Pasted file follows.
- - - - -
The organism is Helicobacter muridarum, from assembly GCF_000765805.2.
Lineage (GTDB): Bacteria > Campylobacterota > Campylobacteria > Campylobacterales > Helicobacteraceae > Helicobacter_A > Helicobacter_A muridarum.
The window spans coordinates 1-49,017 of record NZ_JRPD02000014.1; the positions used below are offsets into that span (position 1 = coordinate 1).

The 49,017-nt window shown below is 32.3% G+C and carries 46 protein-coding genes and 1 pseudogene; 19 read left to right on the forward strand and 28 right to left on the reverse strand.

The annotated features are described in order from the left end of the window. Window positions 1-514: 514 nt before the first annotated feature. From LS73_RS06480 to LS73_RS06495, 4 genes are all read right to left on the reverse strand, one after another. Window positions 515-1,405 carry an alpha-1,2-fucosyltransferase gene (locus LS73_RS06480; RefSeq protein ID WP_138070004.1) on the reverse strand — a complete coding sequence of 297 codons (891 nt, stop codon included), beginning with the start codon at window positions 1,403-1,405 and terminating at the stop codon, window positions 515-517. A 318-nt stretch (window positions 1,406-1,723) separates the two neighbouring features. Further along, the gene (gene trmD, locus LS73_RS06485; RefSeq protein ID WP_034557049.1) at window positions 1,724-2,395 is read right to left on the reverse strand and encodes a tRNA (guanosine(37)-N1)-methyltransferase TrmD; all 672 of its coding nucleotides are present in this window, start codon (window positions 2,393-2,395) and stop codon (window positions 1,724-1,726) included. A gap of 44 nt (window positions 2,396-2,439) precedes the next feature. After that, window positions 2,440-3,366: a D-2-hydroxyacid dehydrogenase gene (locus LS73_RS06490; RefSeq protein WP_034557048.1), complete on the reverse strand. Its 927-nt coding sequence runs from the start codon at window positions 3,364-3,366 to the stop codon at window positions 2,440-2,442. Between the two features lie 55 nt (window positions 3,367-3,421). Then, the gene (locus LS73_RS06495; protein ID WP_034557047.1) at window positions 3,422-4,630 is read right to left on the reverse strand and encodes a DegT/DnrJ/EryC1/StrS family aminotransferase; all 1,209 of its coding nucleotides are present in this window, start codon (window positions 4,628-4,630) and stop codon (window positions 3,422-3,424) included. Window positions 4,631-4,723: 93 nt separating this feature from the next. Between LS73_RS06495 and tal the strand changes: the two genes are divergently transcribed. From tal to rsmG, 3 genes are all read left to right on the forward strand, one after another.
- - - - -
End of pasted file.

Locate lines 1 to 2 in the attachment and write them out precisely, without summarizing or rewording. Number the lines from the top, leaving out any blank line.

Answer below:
The organism is Helicobacter muridarum, from assembly GCF_000765805.2.
Lineage (GTDB): Bacteria > Campylobacterota > Campylobacteria > Campylobacterales > Helicobacteraceae > Helicobacter_A > Helicobacter_A muridarum.